Advertisement

Chemistry of Natural Compounds

, Volume 49, Issue 4, pp 769–770 | Cite as

Chemical Constituents of Cinnamomum utile

  • D. L. Espineli
  • E. M. G. Agoo
  • C.-C. Shen
  • C. Y. RagasaEmail author
Article

Cinnamomum utile Kosterm. is a Philippine endemic tree that reaches a height of nearly 10–15 m and with a diameter at breast height of around 30–60 cm. The species was previously known to be found only in Mindanao Island, Philippines at mid to high elevations [1], but samples used in this study were collected from the slopes of Mt. Baloy, Iloilo, Philippines, thus extending its distribution range to Panay Island, Central Philippines. The bark and leaves of C. utile have a very strong cinnamon odor. The locals collect and prepare the leaves and bark as a decoction for cough.

This study was conducted as part of our research on the chemical constituents of Cinnamomum species found in the Philippines. We earlier reported the isolation of a new monoterpene natural product and a new sesquiterpene, along with the known compounds 4-hydroxy-3-methoxycinnamaldehyde, 4-allyl-2-methoxyphenol, α-terpineol, and humulene from the dichloromethane (DCM) extract of the bark of C. cebuense,while the...

Keywords

Ethyl Acetate Petroleum Ether Squalene Eugenol Stigmasterol 
These keywords were added by machine and not by the authors. This process is experimental and the keywords may be updated as the learning algorithm improves.

Notes

Acknowledgment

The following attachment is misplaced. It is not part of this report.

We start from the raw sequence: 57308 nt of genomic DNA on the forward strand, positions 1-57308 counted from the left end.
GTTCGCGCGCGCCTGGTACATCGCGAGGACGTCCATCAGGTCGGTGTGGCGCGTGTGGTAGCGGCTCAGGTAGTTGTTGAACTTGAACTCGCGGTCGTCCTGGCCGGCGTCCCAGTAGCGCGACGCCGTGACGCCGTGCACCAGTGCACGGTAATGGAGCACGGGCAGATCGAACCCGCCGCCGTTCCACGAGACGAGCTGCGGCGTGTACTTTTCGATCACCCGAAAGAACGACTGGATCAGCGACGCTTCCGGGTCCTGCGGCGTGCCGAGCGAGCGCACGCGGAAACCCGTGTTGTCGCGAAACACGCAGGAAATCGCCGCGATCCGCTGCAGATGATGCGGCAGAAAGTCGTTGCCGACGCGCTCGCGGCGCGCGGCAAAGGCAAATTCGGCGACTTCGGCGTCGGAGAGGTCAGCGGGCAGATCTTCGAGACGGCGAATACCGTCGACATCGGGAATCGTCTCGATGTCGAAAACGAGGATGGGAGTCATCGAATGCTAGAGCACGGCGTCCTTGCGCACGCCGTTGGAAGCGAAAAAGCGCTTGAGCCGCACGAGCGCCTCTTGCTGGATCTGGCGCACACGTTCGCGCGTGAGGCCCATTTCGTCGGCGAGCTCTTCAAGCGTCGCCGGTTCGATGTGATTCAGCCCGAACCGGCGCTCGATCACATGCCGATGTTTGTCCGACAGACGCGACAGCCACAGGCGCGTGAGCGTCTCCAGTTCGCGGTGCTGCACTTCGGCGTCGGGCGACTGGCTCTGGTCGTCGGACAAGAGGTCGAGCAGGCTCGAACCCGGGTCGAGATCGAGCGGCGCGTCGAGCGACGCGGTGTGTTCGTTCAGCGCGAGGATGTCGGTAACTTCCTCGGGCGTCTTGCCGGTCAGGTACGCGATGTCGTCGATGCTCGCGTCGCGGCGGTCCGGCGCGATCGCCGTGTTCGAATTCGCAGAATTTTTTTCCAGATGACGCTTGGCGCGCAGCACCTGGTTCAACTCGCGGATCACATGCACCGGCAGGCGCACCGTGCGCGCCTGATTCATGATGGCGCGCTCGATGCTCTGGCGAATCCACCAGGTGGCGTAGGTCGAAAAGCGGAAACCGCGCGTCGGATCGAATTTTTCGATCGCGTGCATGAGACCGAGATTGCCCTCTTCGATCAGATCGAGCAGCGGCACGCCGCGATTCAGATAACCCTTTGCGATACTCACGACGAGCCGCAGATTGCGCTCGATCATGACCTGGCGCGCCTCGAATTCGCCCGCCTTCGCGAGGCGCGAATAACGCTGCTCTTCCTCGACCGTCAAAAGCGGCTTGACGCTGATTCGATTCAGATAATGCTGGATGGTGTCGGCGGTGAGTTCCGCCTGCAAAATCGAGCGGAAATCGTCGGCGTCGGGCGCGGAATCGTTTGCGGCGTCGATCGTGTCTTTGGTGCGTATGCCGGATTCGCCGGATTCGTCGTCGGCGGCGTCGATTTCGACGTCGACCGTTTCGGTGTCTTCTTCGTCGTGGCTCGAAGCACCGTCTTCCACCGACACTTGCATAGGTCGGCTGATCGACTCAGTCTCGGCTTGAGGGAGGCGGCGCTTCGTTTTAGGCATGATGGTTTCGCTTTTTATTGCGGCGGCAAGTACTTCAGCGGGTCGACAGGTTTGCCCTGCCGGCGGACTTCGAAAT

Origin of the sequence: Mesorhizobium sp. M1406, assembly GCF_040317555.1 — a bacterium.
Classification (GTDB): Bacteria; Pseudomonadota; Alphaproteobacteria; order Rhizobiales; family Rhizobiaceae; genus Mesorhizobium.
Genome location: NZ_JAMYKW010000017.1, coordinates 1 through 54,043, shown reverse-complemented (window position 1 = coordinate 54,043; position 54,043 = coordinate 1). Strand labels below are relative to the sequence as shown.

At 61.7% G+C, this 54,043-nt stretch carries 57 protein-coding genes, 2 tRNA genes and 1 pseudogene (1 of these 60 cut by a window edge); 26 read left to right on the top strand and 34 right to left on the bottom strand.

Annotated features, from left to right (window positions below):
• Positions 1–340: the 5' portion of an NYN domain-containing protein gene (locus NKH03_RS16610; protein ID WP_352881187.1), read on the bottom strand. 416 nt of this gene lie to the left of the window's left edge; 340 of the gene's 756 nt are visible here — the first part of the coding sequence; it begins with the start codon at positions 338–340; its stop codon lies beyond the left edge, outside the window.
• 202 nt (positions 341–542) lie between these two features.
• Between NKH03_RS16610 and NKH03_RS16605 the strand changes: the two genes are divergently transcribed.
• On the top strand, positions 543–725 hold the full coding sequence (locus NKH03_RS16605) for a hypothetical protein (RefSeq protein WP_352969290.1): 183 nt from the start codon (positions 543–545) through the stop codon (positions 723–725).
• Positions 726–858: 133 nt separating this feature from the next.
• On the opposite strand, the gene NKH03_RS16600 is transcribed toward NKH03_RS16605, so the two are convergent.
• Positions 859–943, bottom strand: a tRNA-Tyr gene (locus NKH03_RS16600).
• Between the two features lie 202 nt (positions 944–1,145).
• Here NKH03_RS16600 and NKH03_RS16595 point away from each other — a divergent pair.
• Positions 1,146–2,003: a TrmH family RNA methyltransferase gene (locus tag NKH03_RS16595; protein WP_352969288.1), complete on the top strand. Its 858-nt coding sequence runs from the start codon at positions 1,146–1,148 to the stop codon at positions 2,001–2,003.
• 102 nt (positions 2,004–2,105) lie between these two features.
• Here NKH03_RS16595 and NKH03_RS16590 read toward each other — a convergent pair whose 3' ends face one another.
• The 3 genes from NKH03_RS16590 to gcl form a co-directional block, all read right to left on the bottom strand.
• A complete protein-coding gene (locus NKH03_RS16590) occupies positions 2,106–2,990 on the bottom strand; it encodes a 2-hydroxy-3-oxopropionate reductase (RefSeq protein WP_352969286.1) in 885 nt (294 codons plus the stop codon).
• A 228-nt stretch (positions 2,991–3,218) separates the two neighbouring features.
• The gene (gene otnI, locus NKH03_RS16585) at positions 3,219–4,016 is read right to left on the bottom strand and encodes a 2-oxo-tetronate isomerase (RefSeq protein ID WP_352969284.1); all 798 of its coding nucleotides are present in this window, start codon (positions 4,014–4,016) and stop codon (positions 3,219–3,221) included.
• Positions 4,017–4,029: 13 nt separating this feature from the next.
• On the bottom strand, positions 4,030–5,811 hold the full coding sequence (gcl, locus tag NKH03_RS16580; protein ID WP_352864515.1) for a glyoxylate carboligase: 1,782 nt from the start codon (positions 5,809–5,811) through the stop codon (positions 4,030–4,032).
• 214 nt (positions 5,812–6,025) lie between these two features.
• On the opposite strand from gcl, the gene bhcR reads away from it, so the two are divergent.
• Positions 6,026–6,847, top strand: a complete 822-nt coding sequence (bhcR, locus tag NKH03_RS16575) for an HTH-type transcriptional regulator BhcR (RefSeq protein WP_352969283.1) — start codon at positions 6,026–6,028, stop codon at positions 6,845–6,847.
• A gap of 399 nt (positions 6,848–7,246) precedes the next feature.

A research grant from the Advanced Science and Technology Human Resource Development Program of the Department of Science and Technology of the Philippines is gratefully acknowledged.

References

  1. 1.
    A. J. G. H. Kostermans, Ginkgoana, 6, 30 (1986).Google Scholar
  2. 2.
    C. Y. Ragasa, D. L. Espineli, E. M. G. Agoo, R. S. del Fierro, M.-J. Don, and C.-C. Shen, Chin. J. Nat. Med. 11, 264 (2013).PubMedGoogle Scholar
  3. 3.
    C. Y. Ragasa, D. L. Espineli, E. M. G. Agoo, and C.-C. Shen, Chem. Nat. Compd., 49, 127 (2013).CrossRefGoogle Scholar
  4. 4.
    G. Sadik, R. Islaa, M. M. Rahman, P. Khondkaa, M. A. Rashic, and S. D. Sarker, Fitoterapia, 74, 308 (2003).PubMedCrossRefGoogle Scholar
  5. 5.
    K. M. Meepagala, G. Sturtz, and D. E. Wedge, J. Agric. Food Chem., 50, 6989 (2002).PubMedCrossRefGoogle Scholar
  6. 6.
    S-U. Lee, S. S. Shim, S. Y. Ryu, Y. K. Min, and S. H. Kim, Planta Med., 75, 152 (2009).PubMedCrossRefGoogle Scholar
  7. 7.
    C. Y. Duh, S. K. Wang, Y-L. Weng, M. Y. Chiang, and C.-F. Dai, J. Nat. Prod., 62, 1518 (1999).PubMedCrossRefGoogle Scholar
  8. 8.
    Y.-L. Lin, J.-Y. Cheng, and Y.-H. Chu, Tetrahedron, 63, 10949 (2007).CrossRefGoogle Scholar
  9. 9.
    H. Kojima, N. Sato, A. Hatano, and H. Ogura, Phytochemistry, 29, 2351 (1990).CrossRefGoogle Scholar
  10. 10.
    J. A. Rideout, H.-T. Ngo, and C. Y. Ragasa, ACGC Chem. Res. Commun., 16, 40 (2003).Google Scholar

Copyright information

© Springer Science+Business Media New York 2013

Authors and Affiliations

  • D. L. Espineli
    • 1
  • E. M. G. Agoo
    • 2
  • C.-C. Shen
    • 3
  • C. Y. Ragasa
    • 1
    Email author
  1. 1.Chemistry Department and Center for Natural Sciences and Ecological Research,De La Salle UniversityManilaPhilippines
  2. 2.Biology Department and Center for Natural Sciences and Ecological ResearchDe La Salle University-ManilaManilaPhilippines
  3. 3.National Research Institute of Chinese MedicineTaipeiTaiwan

Personalised recommendations